In the immediate future, however, November plays a lesser role in the minds of traders and investors alike. Most investors desire to see a centrist Democratic candidate win the Iowa Primary, as progressive candidates are running on more restrictive tax policies that would otherwise upset the current tax code/rate. The latest CNN polls suggest that investor fears are warranted as Joe Biden and the progressive candidate Bernie Sanders are running neck-and-neck in the latest poll.
Biden and Sanders formed a top tier with no clear leader indicated: the former vice president averages 27% support among registered Democrats and Democratic-leaning independents or likely Democratic voters, while the Vermont senator averages 24%.Following the top two are Massachusetts Sen. Elizabeth Warren with 14%, former New York City Mayor Michael Bloomberg with 8%, former South Bend, Indiana, Mayor Pete Buttigieg with 7%, Minnesota Sen. Amy Klobuchar with 5%, businessman Andrew Yang with 4%, and businessman Tom Steyer with 2 percent.
The CNN poll suggests investors have warranted fears. Those fears have manifested themselves even in the buying of VIX calls in the last week or two.
The Cboe Volatility index suggests that traders are now bracing for sharper moves heading into the Iowa Primary and the New Hampshire Primary which follows on February 11. The 10-day moving average volume of Vix call options, derivatives that allow traders to benefit from a spike in turbulence, has increased from 200,000 traded at the start of January to about 400,000. The fear over the Primaries is palpable and felt in most aspects of the market’s decline, as portfolio protection increases. And for more recent polling results…
The latest NBC/WSJ poll shows a tight race with Sanders at 27%, Biden at 26%, followed by Warren at 15%, Bloomberg at 9%, Buttigieg at 7%, Klobuchar at 5% and Yang at 4 percent.
Current fears surrounding this or that candidate are an election cycle commonplace. Consider the headlines surrounding Republican nominee Donald Trump during the 2016 election cycle as an example of media and analyst hyperbole.
The build-up of investor anxiety over the U.S. election and rise of Bernie Sanders in the polls for the Democratic nomination suggests that Primary results will be a part of any crescendo in Wall Street worry that would be a part of the overall risk appetite, sentiment reset. Markets are designed or designated to overreact as human emotions play a key role in markets. As they have become expensive, overheated and overbought, they can just as easily overreact to the uncertainty of the day and near-term events to the downside. But again, we urge investors to look toward history as it relates to probable outcomes during an election year in which there is an incumbent. And then there is the month of February…
Here are some of the longer-term statistics to keep in mind with regards to an election year:
- Since 1952 S&P 500 is up 12.5% on average in election years when a sitting president is running for reelection vs. 6.7% in all election years and –1.5% in election years with an open field and no incumbent commander-in-chief running for a second term.
- February’s tend to have a better performance during an election cycle with a sitting President running as well. (Traders Almanac)
The “technical ” situation that currently exists today, combined with the fundamentals that are presented, often lead to confusion. That confusion then spawns indecision, and with that, a lack of conviction in executing the game plan. It doesn’t have to be that way. These issues will affect your decision making only if you allow that to happen and by cluttering your due diligence with pervasive narratives.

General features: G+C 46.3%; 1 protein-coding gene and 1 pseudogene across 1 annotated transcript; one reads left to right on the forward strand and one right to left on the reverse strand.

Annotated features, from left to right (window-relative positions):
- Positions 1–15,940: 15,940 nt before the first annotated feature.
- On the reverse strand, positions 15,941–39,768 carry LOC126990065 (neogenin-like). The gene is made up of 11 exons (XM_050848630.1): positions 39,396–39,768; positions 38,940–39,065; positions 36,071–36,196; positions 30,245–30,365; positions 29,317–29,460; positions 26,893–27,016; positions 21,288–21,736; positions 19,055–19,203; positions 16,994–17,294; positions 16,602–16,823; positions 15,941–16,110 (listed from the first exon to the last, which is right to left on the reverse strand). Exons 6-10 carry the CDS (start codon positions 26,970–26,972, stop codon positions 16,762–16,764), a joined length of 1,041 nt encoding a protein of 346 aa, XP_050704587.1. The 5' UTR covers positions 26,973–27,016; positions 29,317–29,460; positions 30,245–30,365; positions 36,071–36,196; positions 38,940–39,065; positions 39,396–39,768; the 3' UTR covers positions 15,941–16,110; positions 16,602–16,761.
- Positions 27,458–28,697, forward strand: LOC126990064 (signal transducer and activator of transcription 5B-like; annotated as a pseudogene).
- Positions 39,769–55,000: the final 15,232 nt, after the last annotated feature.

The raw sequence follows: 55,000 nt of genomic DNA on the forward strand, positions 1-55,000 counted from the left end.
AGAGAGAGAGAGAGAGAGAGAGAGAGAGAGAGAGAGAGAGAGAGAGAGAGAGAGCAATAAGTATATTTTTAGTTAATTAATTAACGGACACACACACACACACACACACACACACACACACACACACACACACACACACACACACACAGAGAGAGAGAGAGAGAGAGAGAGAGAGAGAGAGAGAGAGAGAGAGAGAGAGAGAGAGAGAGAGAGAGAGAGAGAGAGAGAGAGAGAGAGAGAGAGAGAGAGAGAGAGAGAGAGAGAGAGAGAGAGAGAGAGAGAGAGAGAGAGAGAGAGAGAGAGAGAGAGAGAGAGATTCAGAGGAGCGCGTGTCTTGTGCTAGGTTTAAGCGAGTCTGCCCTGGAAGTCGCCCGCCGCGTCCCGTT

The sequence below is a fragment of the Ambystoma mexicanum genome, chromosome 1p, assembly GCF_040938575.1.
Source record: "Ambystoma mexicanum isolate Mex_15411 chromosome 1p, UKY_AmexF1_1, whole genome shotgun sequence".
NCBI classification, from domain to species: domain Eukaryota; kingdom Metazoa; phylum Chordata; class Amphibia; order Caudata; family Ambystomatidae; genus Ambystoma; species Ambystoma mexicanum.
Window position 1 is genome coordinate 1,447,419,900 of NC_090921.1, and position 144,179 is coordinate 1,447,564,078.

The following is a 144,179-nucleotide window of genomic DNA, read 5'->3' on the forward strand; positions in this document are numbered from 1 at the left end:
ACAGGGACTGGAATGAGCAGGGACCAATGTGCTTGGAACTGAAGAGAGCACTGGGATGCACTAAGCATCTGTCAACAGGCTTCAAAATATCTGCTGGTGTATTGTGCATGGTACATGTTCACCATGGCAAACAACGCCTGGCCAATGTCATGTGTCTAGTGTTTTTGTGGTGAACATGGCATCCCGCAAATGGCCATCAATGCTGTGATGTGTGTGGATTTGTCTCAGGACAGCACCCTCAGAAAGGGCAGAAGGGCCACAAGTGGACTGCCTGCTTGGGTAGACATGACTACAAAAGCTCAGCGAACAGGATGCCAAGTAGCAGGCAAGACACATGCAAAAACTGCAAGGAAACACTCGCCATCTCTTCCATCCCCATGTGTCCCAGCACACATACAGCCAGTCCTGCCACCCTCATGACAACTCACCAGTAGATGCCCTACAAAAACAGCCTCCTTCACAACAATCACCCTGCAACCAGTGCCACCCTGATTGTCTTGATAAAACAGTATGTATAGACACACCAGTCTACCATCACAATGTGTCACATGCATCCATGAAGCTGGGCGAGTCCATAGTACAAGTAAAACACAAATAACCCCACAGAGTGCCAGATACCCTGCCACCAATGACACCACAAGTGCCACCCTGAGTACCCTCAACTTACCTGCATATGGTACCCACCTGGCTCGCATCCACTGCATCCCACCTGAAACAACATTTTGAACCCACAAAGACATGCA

From a technical perspective, which lends itself more favorably to trading rather than investing, the coming week may find such a trading opportunity. The market has finally reversed some of the extreme 3-standard deviation extension (chart below shows massive white space) above the 200-DMA, which we have discussed over the last couple of Research Reports and inside the Finom Group Trading Room. Such extended market conditions always correct, but we simply never know what the catalyst will be that sparks the corrective period.
With the selling pressure that has recently gripped markets, on a short-term basis, we are likely to see a tradeable bounce around the 50-DMA (likely just below). Should that tradable bounce take shape, we would also use this as an opportunity to rebalance one’s portfolio ahead of further Coronavirus developments and the completion of earnings season.
The market is still overbought, even with a 3% correction executed, but sentiment has been neutralized. The remedy of an overextended market would likely need to be resolved for both extreme sentiment and price/valuation.
As noted within, the longer-term technical outlook remains bullish. We are in what has been identified as a “late-cycle” in the current market. Late cycle be darned, however as the Fed remains accommodative and supportive of risk assets. While this does flout in the face of previous cyclical market disciplines, it has served investors well throughout this bull market, which is inarguably different than its predecessors. We don’t believe it is time to be “bearish” despite the price action and potential price action to come. Caution and exercising fundamental investing disciplines are front and center presently, as we find these attitudes and exercises advantaged near-term. Disciplines will aid in reducing the fear-factor, while building the ability to recognize the developing opportunity.